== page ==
At this point, you should have everything you need to put up a sturdy and secure structure for your training program. Now it’s time to fill up your structure with content or coursework.
Here are a few good references to use for your training program. We’re not recommending you copy and paste this because your needs may not be the same as the that of these programs. Instead, use them as an inspirational guideline that you can improve upon and match to your needs based on the topics discussed in the previous sections of this post. Also, you’re going to want to update some of these programs for 2020.
- Manitoba Security Guard Training Program (2005) [PDF]
Manitoba Justice, a department of the government of Manitoba (CA.), has published their 398 paged participant’s manual for their security guard training program. Manitoba law requires at least 40 hours of training. The manual claims to cover all important areas of basic training.
The manual is an interactive one written in workbook style. It includes a list of objectives for the unit, pre-tests, glossary of terms, quizzes, and other tips and pointers.
Put together in cooperation with the CoESS (confederation of European Security Services) and UNI-Europa, this comprehensive guide may be a bit dated but still covers all the main points that makeup security officers’ basic training. The main purpose of this guide was to standardize the level of professional requirements of security officers across the European Union.
The training modules focus on measuring performance emphasizing:
- Observation techniques
- Written and oral reporting
- Social skills and customer approach
- Efficient and effective operation
Again, some of the techniques are likely to be dated but at their core, they’re still very relevant and effective.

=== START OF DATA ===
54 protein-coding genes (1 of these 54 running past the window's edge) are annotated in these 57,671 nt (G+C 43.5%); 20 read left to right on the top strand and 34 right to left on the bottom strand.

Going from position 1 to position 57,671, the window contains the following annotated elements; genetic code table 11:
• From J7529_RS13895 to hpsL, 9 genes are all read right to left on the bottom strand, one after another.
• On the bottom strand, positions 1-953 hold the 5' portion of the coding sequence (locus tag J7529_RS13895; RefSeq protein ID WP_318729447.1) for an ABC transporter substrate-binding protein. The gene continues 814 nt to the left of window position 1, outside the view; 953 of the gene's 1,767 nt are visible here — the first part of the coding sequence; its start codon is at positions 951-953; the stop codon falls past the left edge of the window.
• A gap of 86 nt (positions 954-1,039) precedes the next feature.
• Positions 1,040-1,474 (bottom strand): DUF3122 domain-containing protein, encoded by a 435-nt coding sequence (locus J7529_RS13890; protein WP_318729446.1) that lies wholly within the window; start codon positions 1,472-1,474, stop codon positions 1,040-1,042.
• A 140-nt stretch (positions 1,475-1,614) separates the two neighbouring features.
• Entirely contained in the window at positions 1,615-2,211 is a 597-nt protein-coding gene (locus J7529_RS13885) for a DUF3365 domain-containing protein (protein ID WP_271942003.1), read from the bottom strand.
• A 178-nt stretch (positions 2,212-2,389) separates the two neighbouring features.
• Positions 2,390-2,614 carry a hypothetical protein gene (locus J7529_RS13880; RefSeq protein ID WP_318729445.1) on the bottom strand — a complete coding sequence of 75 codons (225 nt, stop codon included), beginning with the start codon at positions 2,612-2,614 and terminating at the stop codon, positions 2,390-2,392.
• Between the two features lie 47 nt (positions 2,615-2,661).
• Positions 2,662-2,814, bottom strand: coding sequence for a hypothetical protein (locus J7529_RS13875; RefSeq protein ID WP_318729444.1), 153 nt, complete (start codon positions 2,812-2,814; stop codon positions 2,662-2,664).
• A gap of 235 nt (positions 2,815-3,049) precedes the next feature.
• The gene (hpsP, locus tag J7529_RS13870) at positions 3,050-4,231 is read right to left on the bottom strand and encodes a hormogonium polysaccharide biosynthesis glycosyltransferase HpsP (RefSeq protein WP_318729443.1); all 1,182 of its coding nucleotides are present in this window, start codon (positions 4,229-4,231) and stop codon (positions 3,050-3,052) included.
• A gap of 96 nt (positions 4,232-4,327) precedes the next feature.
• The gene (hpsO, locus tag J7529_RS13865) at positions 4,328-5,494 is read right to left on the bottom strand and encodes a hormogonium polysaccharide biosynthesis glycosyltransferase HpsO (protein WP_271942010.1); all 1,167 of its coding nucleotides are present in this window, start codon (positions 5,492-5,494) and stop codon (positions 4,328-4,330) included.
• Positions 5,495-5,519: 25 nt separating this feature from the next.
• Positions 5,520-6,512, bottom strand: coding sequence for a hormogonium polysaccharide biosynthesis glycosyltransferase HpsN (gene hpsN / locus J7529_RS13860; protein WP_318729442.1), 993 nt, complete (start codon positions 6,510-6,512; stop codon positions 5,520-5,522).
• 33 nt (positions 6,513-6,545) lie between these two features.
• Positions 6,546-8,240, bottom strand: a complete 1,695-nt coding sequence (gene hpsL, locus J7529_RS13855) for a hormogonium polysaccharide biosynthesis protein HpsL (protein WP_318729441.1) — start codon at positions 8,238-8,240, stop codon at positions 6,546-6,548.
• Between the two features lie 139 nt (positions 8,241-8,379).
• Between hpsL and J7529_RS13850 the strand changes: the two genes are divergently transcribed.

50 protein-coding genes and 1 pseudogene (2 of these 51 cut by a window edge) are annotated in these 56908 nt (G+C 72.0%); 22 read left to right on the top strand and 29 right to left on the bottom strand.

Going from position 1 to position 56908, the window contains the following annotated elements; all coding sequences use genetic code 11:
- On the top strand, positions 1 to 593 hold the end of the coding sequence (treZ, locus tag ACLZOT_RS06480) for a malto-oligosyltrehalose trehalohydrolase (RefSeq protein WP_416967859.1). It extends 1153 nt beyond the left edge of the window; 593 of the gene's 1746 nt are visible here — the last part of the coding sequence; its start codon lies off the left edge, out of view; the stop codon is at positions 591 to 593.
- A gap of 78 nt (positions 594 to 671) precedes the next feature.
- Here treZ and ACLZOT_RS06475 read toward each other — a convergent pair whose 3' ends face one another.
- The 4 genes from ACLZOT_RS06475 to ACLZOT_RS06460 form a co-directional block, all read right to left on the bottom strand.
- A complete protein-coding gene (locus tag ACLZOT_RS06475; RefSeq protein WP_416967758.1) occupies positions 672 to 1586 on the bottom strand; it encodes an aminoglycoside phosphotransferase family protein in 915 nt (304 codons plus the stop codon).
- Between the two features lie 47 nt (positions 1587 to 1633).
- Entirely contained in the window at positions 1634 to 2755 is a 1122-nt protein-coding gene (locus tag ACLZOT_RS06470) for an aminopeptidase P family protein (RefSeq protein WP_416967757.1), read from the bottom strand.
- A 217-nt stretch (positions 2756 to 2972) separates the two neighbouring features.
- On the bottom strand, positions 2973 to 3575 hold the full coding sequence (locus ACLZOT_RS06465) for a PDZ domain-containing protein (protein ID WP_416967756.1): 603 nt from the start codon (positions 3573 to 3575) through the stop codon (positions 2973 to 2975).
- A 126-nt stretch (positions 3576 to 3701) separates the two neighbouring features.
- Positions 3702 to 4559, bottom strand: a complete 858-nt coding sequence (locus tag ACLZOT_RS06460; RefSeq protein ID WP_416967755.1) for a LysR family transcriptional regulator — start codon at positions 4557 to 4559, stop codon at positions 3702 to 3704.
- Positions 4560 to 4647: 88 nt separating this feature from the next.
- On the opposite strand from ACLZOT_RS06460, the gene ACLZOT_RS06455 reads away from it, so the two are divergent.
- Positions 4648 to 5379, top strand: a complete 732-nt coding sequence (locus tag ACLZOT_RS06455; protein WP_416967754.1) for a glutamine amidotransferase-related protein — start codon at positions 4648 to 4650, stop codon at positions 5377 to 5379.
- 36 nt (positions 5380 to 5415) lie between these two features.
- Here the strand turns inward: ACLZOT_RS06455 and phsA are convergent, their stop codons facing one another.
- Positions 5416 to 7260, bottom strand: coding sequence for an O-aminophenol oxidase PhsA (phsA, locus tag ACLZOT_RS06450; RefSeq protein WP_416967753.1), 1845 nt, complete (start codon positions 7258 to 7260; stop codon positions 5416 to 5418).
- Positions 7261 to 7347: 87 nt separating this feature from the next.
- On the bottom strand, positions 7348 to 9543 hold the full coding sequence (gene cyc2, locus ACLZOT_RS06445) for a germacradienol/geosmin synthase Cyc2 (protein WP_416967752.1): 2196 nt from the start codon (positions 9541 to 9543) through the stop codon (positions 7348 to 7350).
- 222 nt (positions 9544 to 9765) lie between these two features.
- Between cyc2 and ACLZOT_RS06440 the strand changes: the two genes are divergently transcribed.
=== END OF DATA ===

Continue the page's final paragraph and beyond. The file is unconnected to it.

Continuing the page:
- Training Curriculum for Security Guards (2011) [PDF]
Another goodie from our Canadian friends, this 2011 guide is short and to the point. At 41 pages, it’s the shortest among the three. It focuses on minimum training requirements so it’s a good place to start, especially if you’re based out of Ontario.
Minimum requirements for Ontario include: describing and comparing different jobs in the industry, describing the occupation of a security guard with respect to the knowledge, skills, and abilities needed to perform well, and, finally, describing the job specifications, activities, and demands of a security guard.
The security guard of tomorrow
Like security guards, you are charged with keeping people and property safe and preventing crime. However, there’s one thing you can’t stop: time. As time goes by, the security industry changes with it to adapt to new requirements, challenges and regulations but also to make room for new technology that can and will make security companies more efficient and productive.
Ultimately, and this is especially true in the security industry, your human resource is what will make the difference. The best way for you to generate value for your customers is to have maintained and developed a highly qualified and capable security force. After all, it’s what your customers expect. So beat the competition by having the best workforce on the clock.
Take training to the next level
Connecteam is your tool to set a new standard on training. Whether it’s onboarding new employees, routine training, regulatory courses or simply providing professional skills to deskless employees, Connecteam’s training app is easy and affordable! While on the go, your security officers never miss a beat and you keep an eye on everyone’s progress. Find out more on how Connecteam can take your security guard training to the next level.Start for free